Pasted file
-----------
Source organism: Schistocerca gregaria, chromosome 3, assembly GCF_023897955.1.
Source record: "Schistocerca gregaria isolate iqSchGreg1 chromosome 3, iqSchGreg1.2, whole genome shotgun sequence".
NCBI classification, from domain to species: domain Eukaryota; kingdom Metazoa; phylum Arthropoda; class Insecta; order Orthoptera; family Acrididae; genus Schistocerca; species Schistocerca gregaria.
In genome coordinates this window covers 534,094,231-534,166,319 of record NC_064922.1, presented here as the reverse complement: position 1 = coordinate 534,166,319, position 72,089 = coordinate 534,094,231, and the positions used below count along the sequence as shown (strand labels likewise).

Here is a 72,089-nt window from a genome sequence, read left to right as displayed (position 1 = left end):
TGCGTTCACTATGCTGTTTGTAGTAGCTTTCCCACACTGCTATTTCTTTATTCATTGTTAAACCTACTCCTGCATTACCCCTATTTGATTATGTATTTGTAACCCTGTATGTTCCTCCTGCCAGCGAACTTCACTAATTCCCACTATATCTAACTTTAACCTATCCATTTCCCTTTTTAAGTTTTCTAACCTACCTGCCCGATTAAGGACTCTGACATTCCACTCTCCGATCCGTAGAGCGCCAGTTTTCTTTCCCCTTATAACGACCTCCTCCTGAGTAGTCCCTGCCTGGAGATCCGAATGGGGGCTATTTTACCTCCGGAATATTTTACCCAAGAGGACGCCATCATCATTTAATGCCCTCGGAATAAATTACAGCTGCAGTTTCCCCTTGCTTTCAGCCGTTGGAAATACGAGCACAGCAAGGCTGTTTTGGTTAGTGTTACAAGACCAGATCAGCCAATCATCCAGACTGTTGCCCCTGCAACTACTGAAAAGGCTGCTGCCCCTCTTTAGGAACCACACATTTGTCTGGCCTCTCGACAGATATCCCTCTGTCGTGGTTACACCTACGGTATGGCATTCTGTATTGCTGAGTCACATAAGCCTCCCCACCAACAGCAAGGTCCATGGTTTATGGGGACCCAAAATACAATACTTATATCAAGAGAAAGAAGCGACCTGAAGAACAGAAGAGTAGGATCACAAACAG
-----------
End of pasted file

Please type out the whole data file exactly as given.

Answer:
Source organism: Schistocerca gregaria, chromosome 3, assembly GCF_023897955.1.
Source record: "Schistocerca gregaria isolate iqSchGreg1 chromosome 3, iqSchGreg1.2, whole genome shotgun sequence".
NCBI classification, from domain to species: domain Eukaryota; kingdom Metazoa; phylum Arthropoda; class Insecta; order Orthoptera; family Acrididae; genus Schistocerca; species Schistocerca gregaria.
In genome coordinates this window covers 534,094,231-534,166,319 of record NC_064922.1, presented here as the reverse complement: position 1 = coordinate 534,166,319, position 72,089 = coordinate 534,094,231, and the positions used below count along the sequence as shown (strand labels likewise).

Here is a 72,089-nt window from a genome sequence, read left to right as displayed (position 1 = left end):
TGCGTTCACTATGCTGTTTGTAGTAGCTTTCCCACACTGCTATTTCTTTATTCATTGTTAAACCTACTCCTGCATTACCCCTATTTGATTATGTATTTGTAACCCTGTATGTTCCTCCTGCCAGCGAACTTCACTAATTCCCACTATATCTAACTTTAACCTATCCATTTCCCTTTTTAAGTTTTCTAACCTACCTGCCCGATTAAGGACTCTGACATTCCACTCTCCGATCCGTAGAGCGCCAGTTTTCTTTCCCCTTATAACGACCTCCTCCTGAGTAGTCCCTGCCTGGAGATCCGAATGGGGGCTATTTTACCTCCGGAATATTTTACCCAAGAGGACGCCATCATCATTTAATGCCCTCGGAATAAATTACAGCTGCAGTTTCCCCTTGCTTTCAGCCGTTGGAAATACGAGCACAGCAAGGCTGTTTTGGTTAGTGTTACAAGACCAGATCAGCCAATCATCCAGACTGTTGCCCCTGCAACTACTGAAAAGGCTGCTGCCCCTCTTTAGGAACCACACATTTGTCTGGCCTCTCGACAGATATCCCTCTGTCGTGGTTACACCTACGGTATGGCATTCTGTATTGCTGAGTCACATAAGCCTCCCCACCAACAGCAAGGTCCATGGTTTATGGGGACCCAAAATACAATACTTATATCAAGAGAAAGAAGCGACCTGAAGAACAGAAGAGTAGGATCACAAACAG